Department of Language and Literature, De La Salle University, 2401 Taft Avenue, Manila 1004, Republic of the Philippines
The article begins with the language profile of the Philippines based on census dataand the sociolinguistics and historical literature of the languages (local and second,largely English) in the country. The uses of the languages in various domains, espe-cially in the field of education are described, and current policy on the Philippineversion of bilingual education discussed and evaluated. In the third section, on lan-guage policy and planning, a historical sketch of language planning from laws enacted,revised and policies implemented is given. The prospects for the future are weighedand some guesses and estimates made on the future of the local languages and thesecond language, English.
The national language of the Philippines is
, a language in the process ofmodernisation; it is based on the Manila lingua franca which is fast spreadingacross the Philippines and is used in urban centres in the country.
, it is named in the l987 Constitution of the Republic of the Philippinesas a language that will be enriched with elements (largely vocabulary) from theother Philippine languages and non-local languages used in the Philippines.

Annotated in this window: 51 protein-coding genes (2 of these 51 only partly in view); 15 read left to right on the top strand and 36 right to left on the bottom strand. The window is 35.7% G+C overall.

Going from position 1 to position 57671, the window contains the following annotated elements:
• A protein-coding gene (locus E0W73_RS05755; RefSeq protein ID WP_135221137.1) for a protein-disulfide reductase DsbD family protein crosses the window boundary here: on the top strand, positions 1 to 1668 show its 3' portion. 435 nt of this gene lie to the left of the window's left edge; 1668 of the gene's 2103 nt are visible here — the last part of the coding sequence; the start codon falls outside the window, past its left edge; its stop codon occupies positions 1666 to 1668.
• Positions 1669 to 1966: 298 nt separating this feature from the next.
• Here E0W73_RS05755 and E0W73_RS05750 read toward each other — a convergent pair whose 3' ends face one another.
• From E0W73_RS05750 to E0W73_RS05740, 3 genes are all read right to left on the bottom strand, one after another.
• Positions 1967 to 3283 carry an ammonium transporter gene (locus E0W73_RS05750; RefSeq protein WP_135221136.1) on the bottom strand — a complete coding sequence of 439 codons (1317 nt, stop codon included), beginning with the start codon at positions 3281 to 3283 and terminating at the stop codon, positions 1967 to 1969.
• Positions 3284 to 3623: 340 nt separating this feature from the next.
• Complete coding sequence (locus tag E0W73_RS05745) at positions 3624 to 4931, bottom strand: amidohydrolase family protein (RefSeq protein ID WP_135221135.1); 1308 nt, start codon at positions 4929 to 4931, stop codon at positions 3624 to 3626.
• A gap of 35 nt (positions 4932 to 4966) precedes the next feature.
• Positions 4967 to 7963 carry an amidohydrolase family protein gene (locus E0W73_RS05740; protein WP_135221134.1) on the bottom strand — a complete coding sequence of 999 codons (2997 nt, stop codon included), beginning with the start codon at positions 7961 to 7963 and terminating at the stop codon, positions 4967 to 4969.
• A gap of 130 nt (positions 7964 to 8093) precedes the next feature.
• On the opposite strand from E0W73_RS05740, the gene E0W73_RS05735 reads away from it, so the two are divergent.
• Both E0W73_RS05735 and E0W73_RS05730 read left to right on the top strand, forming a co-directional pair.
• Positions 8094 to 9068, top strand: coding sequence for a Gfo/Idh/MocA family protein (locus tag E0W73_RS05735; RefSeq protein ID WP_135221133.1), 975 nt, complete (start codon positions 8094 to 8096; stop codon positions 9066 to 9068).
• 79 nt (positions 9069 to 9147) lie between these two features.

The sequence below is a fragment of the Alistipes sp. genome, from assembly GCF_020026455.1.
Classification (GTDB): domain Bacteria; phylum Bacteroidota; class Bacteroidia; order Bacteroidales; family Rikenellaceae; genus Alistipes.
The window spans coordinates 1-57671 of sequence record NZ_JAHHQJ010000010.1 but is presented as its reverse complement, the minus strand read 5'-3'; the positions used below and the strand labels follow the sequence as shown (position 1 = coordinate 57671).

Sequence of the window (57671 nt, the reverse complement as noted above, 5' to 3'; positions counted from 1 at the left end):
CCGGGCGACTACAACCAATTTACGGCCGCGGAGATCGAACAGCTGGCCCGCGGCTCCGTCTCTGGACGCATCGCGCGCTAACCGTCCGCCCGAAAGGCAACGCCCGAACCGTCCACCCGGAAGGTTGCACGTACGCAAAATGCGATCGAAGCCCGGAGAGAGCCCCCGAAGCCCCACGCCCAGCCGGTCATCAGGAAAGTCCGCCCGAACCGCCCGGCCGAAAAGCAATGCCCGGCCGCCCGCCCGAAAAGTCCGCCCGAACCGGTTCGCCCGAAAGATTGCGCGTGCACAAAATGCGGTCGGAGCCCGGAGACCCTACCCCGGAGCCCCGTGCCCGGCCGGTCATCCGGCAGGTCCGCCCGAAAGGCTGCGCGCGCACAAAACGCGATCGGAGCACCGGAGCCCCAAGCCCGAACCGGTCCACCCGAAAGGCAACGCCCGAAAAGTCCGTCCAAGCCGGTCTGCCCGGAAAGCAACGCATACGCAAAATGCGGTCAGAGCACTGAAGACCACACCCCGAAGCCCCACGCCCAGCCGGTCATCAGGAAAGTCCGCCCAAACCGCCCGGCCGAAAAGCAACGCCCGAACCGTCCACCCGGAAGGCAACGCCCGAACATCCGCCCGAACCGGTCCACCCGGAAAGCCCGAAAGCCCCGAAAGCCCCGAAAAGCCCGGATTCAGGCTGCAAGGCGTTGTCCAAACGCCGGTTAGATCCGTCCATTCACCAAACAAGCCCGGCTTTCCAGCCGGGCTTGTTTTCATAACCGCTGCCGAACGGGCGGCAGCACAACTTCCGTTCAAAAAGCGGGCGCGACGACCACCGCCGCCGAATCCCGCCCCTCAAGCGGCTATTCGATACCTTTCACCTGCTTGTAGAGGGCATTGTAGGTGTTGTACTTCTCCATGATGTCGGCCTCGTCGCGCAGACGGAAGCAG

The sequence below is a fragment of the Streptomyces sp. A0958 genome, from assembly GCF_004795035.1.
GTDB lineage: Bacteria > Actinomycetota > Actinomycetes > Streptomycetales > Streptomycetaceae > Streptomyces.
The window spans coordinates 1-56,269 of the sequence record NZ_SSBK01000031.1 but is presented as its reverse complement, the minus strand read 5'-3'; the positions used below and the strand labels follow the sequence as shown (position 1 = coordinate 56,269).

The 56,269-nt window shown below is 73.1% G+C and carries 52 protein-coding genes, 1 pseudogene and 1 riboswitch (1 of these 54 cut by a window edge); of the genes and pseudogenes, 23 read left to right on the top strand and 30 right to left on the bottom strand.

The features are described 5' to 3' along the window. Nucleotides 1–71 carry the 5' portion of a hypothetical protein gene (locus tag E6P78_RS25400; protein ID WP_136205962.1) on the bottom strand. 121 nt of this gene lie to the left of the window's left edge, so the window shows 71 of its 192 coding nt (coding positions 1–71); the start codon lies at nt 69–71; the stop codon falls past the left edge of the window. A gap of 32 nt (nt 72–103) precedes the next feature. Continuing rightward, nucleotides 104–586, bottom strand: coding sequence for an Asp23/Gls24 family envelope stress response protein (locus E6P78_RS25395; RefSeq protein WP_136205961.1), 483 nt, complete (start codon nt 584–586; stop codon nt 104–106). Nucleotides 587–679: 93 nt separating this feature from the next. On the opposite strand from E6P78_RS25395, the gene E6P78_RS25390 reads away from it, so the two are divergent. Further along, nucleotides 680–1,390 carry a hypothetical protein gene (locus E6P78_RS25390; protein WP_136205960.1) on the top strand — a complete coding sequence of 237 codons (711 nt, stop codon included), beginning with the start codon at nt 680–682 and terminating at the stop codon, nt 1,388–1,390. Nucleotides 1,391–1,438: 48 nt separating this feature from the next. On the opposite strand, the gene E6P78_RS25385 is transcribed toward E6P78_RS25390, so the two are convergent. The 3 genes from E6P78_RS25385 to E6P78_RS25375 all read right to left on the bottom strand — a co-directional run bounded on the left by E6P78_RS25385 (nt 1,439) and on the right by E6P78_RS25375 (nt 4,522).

, the structural base of Filipino is Tagalog, a language spoken in Manila andin the provinces of Rizal, Cavite, Laguna, Batangas, Quezon, Camarines Norte tothe south of Manila and Bulacan, Nueva Ecija, and part of Tarlac to the north ofManila. The enrichment has been going on as the language spreads itself throughthe mass media and as a medium of instruction in schools at all levels. Thevocabulary enrichment comes from the Philippine languages other than Tagalogand from second languages spoken in the archipelago, largely English andearlier, Spanish, together with Arabic and Sanskrit as remnants of an earlierpolitical period when the islands maintained contact with Malay culture in thesouth (largely Borneo) and Malacca in the west.In l959, Tagalog, which was renamed
(National Language) by President Manuel L. Quezon in l939, was renamed by the Secretary ofEducation, Jose Romero, as
to give it a national rather than ethnic labeland connotation. The changing of the name did not, however, result in betteracceptance at the conscious level among non-Tagalogs, especially CebuanoBisayans who had not accepted the selection of Tagalog by the NationalLanguage Institute in l937 as the basis of the national language. The oppositioncontinued, and shortly after the renaming of
as Pilipino, a querycame from Hiligaynon Bisayan Congressman Inocencio Ferrer challenging the
0143-4632/98/05 0487-39 $10.00/0© 1998 A. Gonzalez, FSC JOURNAL OF MULTILINGUAL AND MULTICULTURAL DEVELOPMENTVol. 19, No. 5&6, 1998